OPEC Estimates Emissions Max Out Then Decline, But Too Little Too Late

According to the IPCC Working Group I report, Climate Change 2021: the Physical Science Basis, which was approved by 195 member governments of the IPCC and issued last month, scientists are observing changes in the Earth’s climate in every region and across the whole climate system.

Many of these changes observed in the climate are unprecedented in thousands, if not hundreds of thousands of years, and some that are already set in motion—such as continued sea level rise—are irreversible over hundreds to thousands of years.

However strong and sustained reductions in emissions of carbon dioxide (CO2) and other greenhouse gases would limit climate change. While benefits for air quality would come quickly, it could take 20-30 years to see global temperatures stabilize.

What are the chances of seeing strong and sustained reductions in emissions?

In 2019, global annual carbon dioxide emissions totaled 36.4 billion tons.  Forecasts from various organizations project annual emissions to rise to between 40 and 50 billion tons per year by 2050, however OPEC estimates are likely the most reliable since they are in the business of selling oil.  It forecasts that emissions will rise to 40 billion metric tons per year by 2032 and then fall back to the 2019 level of 36 billion tons by 2050.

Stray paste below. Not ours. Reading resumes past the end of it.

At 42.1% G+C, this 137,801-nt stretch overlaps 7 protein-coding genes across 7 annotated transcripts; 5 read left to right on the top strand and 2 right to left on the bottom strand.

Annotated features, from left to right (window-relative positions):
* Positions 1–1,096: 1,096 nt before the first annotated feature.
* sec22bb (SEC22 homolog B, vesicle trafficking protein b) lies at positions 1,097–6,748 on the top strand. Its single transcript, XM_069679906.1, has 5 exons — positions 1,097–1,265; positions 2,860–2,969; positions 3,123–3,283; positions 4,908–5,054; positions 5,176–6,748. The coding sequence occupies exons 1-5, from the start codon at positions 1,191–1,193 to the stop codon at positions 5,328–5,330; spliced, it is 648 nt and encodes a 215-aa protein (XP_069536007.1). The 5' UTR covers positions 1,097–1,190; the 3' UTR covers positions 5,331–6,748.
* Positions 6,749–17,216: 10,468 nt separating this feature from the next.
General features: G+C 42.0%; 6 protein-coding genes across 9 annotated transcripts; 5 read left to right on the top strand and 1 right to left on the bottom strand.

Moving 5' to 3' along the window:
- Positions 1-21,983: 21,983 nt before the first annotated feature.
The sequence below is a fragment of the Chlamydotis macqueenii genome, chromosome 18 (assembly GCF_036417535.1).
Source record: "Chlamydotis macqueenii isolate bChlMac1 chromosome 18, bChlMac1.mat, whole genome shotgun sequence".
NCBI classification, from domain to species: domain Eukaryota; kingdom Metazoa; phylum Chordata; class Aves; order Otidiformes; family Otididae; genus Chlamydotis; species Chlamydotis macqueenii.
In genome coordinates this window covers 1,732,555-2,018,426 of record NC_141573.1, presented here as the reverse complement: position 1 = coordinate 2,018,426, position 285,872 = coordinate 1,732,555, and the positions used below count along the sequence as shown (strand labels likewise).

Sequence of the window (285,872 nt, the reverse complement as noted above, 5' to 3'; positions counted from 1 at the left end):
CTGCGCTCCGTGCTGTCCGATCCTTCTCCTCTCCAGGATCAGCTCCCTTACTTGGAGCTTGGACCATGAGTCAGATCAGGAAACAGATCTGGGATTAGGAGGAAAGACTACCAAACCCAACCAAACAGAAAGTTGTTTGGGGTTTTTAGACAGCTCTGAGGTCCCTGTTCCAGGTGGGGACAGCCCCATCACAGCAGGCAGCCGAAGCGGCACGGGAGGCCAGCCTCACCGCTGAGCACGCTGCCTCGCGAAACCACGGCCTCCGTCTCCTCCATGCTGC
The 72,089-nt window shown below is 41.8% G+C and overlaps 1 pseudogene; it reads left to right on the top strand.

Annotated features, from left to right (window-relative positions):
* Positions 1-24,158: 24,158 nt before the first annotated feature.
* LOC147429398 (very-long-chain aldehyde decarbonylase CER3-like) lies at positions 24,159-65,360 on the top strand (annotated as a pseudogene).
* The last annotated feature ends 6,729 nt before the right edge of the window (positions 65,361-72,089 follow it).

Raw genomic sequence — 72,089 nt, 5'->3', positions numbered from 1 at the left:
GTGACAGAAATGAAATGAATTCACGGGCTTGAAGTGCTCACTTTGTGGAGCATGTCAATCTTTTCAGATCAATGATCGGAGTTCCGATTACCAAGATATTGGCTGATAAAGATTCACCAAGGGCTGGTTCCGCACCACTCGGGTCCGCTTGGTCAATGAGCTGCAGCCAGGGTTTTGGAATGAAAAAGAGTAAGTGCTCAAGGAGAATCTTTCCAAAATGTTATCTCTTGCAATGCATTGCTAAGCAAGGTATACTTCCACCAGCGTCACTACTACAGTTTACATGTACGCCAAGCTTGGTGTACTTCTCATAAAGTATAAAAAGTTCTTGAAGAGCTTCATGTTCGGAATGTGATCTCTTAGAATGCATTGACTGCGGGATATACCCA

The OPEC forecast is likely more realistic because the effects of global warming will probably reduce demand, but it still does not represent a strong and sustained reduction in emissions.  Even with this more conservative estimate, cumulative carbon dioxide emissions will climb by 760 billion metric tons, and this translates to an increase in global carbon dioxide concentration of 50 ppm, which will bring us to 465 ppm.  But perhaps the effects of global warming will have an even more profound effect on the demand for energy.

Even today’s level of carbon dioxide is higher than the Earth has seen in 3 million years, a time when the average global surface temperature was 2 to 3 degrees higher than today, and sea levels were 53 feet higher.